In the heart of Tokyo’s Otemachi is the chiyoda district’s best kept secret
At the basement floor of Hoshinoya Tokyo in Otemachi, Chiyoda, is a dinner-only, 10-table restaurant that caters exclusively to guests of the luxurious ryokan-style hotel. It s a sublime dining experience. A cavernous entrance hall with rustic, earthen walls and dramatic rock centrepiece leads to a network of tatami-matted private rooms. In this serene, elegant setting, the exquisite food conceptualised by award-winning Executive Chef Noriyuki Hamada takes the spotlight.
The seasonal menu, priced at ¥18,000 (RM663) per person, is nature-inspired French cuisine featuring local produce sourced from all over Japan, with a particular focus on fish. Depending on the dish, fish is either the main event or subtly worked in. Each course is at once a study in contrasts and a lesson in harmony, displayed in the play on textures and medley of flavours. Beautiful in composition and meticulously assembled, every plate is a work of culinary art.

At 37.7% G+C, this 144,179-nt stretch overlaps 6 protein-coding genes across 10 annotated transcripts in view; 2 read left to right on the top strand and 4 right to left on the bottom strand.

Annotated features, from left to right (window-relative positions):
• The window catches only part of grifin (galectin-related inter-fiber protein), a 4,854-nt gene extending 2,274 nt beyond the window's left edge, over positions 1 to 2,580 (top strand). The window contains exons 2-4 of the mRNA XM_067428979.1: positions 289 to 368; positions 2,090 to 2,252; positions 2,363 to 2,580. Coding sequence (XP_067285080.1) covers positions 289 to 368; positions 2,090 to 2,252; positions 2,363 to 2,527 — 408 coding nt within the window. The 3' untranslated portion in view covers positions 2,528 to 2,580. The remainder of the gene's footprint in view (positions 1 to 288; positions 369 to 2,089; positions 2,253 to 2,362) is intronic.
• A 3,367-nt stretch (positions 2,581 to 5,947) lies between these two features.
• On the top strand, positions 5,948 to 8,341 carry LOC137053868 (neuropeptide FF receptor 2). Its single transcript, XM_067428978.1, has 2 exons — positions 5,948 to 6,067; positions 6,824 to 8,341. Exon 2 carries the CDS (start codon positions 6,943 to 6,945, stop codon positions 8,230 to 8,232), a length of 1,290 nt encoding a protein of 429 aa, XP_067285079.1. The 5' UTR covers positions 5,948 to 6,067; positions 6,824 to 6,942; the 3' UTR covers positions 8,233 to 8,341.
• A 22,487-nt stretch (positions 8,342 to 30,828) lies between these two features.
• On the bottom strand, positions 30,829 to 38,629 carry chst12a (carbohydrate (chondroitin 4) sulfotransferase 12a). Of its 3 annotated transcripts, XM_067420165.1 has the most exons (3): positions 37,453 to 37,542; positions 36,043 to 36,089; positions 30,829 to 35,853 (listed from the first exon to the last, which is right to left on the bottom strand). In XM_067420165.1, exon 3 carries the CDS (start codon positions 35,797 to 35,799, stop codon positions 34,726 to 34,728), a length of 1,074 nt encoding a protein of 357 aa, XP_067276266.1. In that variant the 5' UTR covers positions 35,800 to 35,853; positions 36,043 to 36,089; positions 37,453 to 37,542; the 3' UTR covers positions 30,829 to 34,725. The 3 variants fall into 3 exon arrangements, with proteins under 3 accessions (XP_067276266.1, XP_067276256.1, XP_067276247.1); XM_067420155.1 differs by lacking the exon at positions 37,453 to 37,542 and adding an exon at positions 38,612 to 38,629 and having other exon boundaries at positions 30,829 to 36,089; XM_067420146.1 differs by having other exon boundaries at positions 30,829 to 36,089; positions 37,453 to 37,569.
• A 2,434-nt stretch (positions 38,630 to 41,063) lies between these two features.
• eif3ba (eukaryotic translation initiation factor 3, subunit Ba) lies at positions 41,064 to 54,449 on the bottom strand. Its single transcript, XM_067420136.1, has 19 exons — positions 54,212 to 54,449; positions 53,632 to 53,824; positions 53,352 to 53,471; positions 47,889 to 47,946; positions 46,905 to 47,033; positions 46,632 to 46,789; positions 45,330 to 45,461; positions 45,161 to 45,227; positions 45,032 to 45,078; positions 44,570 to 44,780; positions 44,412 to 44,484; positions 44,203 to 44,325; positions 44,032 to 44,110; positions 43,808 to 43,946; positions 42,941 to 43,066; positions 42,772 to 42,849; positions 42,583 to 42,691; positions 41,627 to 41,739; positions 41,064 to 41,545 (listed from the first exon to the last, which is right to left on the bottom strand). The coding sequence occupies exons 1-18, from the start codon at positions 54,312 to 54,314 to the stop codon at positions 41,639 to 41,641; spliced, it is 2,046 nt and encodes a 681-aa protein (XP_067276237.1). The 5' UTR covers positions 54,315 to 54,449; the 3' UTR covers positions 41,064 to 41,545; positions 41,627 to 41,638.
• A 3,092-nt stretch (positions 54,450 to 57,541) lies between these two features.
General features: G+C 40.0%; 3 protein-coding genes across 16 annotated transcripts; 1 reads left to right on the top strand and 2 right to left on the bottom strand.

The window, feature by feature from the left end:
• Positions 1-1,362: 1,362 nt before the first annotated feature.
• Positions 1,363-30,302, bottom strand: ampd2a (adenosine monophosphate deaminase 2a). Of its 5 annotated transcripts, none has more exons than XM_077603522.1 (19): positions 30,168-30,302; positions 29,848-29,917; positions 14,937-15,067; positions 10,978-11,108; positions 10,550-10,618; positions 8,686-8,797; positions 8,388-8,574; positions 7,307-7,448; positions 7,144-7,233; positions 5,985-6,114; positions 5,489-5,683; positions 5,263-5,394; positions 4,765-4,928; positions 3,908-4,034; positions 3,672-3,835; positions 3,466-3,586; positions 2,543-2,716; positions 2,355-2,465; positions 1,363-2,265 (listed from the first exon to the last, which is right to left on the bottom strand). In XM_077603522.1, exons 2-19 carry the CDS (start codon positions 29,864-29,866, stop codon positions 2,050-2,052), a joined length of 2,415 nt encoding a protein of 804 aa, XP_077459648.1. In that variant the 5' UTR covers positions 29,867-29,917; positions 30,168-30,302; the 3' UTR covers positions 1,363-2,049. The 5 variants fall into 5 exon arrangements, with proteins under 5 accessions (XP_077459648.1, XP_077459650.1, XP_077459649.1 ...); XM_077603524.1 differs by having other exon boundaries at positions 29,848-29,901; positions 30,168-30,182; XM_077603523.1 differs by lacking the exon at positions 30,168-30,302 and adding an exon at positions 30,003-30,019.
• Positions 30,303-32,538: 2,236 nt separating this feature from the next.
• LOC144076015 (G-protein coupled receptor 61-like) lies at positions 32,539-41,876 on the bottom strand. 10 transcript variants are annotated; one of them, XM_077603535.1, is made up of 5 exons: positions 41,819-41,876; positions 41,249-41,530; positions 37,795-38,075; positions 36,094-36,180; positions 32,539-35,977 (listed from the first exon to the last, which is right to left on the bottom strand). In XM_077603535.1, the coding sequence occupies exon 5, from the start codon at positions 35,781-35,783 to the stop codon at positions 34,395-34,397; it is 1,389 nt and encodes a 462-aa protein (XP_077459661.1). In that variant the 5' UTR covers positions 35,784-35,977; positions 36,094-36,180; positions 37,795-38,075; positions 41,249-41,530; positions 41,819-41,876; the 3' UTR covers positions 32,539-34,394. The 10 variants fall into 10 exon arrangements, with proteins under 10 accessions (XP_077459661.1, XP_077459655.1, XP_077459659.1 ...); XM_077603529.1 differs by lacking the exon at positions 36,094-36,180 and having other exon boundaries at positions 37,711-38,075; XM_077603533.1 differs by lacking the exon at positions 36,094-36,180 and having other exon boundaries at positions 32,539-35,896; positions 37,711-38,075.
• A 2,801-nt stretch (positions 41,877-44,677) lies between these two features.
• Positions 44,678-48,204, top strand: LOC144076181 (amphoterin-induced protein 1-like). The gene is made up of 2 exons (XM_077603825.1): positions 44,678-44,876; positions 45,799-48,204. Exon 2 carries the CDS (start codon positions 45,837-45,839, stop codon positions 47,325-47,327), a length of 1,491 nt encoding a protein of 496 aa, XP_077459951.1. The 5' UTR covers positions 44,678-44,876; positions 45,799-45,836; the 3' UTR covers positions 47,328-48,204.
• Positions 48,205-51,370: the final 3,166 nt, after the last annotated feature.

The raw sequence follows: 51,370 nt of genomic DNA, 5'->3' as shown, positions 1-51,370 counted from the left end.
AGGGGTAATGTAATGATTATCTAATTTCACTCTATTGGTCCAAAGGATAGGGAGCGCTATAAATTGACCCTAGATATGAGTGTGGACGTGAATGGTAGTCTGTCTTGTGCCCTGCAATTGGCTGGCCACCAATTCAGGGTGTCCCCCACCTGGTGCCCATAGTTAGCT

The chef’s signature Five Flavours of Delight appetiser sets the tone for the stunning nine-course meal. Five bite-sized morsels — Japanese barracuda and daikon roll, mushroom soup pop, saury risotto croquette with chrysanthemum leaf powder, tuna with hot green pepper sauce, and weatherfish and pumpkin cream mont-blanc — representing the five flavours (sour, salty, bitter, spicy and sweet) are served on individually chilled or heated stones.
The display of skill and creativity continues with a course resembling a miniature cake, made with paper-thin apple slices encasing hairy crab filling and topped with micro edible flowers on a bed of powdered hairy crab roe. This was almost too beautiful to eat — as was the horse mackerel tartare layered with tart tomato puree and chewy buckwheat grains, finished with five types of tiny wild mushrooms.
The pièce de résistance, a meunière style rough-skin sole, was served with a rich and savoury poultry sauce and a béarnaise sauce made using pickled cherry blossom leaves, which afforded a pleasant, subtle floral note to the dish. It was accompanied with vinaigrette-marinated cabbage with seaweed, kumquat puree, and sautéed wild rice stems. This beautiful dish — nay, this whole dinner — showcased Chef Hamada’s mastery in marrying flavours and ingredients to create dishes of nuance and depth.